Mohammed, Alexander (2016) Robin who? Representations of an honourable outlaw in the twenty-first century. Masters thesis, University of Huddersfield.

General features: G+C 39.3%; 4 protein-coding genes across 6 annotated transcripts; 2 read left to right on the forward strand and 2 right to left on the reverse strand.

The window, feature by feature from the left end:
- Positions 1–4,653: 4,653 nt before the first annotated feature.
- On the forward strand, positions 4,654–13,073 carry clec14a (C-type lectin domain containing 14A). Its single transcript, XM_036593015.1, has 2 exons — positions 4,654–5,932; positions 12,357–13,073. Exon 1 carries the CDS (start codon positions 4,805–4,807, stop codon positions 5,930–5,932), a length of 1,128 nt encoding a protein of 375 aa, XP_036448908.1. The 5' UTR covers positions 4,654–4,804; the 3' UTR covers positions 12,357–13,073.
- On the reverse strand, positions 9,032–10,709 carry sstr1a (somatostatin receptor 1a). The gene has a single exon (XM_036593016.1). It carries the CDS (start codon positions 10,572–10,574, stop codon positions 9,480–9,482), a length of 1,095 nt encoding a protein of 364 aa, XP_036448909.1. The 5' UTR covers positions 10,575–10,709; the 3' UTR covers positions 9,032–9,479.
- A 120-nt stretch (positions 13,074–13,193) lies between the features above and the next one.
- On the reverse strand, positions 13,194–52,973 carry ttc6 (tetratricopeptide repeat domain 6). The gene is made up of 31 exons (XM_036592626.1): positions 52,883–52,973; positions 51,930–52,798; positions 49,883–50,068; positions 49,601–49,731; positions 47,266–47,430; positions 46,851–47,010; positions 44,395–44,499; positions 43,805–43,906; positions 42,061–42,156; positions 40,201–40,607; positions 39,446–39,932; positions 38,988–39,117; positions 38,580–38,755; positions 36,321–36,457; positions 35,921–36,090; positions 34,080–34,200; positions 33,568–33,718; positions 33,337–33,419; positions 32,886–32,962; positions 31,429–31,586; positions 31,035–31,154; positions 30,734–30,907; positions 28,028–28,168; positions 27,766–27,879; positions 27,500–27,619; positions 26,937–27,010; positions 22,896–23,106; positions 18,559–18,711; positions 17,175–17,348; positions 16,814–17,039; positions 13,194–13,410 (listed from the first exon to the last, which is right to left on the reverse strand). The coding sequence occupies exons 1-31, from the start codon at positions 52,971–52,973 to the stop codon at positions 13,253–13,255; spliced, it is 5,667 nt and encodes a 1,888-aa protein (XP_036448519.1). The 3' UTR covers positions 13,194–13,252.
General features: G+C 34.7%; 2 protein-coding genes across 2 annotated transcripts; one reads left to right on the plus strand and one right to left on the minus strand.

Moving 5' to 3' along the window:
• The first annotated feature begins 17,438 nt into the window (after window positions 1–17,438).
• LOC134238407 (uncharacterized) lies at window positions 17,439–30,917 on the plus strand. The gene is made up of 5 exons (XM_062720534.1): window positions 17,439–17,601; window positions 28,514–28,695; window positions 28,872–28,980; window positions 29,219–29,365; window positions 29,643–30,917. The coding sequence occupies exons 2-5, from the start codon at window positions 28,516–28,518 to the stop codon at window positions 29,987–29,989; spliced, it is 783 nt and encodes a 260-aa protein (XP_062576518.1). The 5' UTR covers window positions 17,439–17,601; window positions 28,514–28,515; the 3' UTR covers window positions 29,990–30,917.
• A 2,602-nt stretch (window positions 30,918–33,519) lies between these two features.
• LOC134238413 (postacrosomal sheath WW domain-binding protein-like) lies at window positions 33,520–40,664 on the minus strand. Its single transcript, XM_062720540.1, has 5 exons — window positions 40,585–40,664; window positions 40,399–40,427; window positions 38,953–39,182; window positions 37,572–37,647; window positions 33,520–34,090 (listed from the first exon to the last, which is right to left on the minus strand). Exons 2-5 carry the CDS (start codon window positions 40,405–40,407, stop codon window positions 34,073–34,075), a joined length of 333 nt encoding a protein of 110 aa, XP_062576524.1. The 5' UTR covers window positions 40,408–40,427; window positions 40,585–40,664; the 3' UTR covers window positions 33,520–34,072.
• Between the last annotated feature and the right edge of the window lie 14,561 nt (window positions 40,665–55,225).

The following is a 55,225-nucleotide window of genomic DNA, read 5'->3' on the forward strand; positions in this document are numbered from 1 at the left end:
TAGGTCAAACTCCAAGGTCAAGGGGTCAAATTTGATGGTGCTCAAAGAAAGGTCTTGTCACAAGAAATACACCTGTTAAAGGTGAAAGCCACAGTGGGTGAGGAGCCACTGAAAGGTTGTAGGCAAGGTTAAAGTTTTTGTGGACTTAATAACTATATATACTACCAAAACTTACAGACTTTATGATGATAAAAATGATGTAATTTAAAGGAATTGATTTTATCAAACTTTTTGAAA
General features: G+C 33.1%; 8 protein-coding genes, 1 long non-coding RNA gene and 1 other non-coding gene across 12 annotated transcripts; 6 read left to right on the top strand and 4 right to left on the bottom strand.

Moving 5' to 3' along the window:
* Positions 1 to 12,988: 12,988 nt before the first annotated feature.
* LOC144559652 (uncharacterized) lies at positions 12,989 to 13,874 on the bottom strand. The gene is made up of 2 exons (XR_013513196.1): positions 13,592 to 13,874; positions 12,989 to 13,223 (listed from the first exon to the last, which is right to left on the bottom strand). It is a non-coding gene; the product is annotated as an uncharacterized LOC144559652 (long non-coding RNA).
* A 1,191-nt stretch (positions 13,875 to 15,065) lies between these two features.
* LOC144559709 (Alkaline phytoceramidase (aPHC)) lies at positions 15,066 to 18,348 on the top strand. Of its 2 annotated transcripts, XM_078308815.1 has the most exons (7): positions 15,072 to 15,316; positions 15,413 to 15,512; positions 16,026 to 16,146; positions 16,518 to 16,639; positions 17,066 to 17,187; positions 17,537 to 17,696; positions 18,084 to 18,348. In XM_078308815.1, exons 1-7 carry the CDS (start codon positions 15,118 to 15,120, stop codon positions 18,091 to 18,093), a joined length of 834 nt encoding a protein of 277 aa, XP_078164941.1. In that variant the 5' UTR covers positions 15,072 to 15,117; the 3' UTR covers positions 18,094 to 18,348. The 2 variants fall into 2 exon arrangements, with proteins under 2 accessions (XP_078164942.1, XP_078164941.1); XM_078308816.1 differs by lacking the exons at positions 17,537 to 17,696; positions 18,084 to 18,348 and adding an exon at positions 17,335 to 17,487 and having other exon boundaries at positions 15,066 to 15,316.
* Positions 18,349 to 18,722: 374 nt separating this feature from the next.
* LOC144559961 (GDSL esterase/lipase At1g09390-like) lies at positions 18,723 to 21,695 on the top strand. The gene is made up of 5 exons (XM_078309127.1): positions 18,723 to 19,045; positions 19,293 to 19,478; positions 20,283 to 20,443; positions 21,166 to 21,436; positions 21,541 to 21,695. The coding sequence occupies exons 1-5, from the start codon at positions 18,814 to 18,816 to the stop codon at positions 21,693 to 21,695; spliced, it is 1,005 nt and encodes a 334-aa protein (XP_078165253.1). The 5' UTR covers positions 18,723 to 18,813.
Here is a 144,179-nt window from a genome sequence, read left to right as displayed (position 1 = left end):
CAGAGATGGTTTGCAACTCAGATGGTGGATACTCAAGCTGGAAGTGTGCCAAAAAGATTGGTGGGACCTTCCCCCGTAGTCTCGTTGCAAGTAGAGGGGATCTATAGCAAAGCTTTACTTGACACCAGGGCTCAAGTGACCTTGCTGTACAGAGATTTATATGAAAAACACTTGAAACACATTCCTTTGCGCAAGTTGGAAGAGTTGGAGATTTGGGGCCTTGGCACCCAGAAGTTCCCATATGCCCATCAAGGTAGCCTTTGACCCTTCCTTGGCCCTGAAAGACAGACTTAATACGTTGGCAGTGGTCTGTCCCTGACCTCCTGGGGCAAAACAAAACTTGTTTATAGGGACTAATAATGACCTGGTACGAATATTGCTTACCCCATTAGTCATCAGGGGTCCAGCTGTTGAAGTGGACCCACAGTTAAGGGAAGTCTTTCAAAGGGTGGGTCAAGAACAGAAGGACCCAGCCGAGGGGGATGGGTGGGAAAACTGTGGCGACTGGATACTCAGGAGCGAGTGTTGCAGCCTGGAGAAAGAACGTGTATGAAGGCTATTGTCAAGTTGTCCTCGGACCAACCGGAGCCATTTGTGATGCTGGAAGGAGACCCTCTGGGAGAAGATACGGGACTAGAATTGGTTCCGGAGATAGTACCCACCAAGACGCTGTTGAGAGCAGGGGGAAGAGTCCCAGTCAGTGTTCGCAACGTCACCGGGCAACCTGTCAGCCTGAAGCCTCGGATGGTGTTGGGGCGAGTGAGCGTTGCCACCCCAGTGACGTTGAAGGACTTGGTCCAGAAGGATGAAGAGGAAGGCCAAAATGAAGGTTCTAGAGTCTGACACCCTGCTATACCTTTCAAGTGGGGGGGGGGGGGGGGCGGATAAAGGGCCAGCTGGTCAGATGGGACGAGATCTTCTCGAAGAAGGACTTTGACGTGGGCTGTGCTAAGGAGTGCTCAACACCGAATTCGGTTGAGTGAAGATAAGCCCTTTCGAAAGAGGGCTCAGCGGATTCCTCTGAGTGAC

Robin Hood is a subject which has received plenty of attention in recent years. However, many of the studies conducted in the field focus on either establishing a historicist basis to the myth or comparing it to similar outlaw tales. There is also a lack of investigation into twenty-first-century Robin Hood texts. To this end, this thesis combats the necessity of a historicist approach to the novel by accepting it as a myth, whilst also examining Robin Hood stories published after the year two-thousand, leaving the study relevant and contemporary. This thesis uses one of the first Robin Hood stories as a control text to examine how much the myth has changed in the twenty-first century, but as well as this, the thesis offers pathways of how these changes came about. There are three themes examined which are gender, location and social class, and these demonstrate the depth of change to the character and the malleability of the myth as a promotion of the author’s ideals. Whilst the many authors of Robin Hood texts attempt to individualise their own interpretation of the character, without exception, they are unable to escape the truth of their lineage. Despite this, each new Robin Hood text adds new elements to the character, and this evolution is the reason that Robin Hood has remained in the public sphere for hundreds of years.

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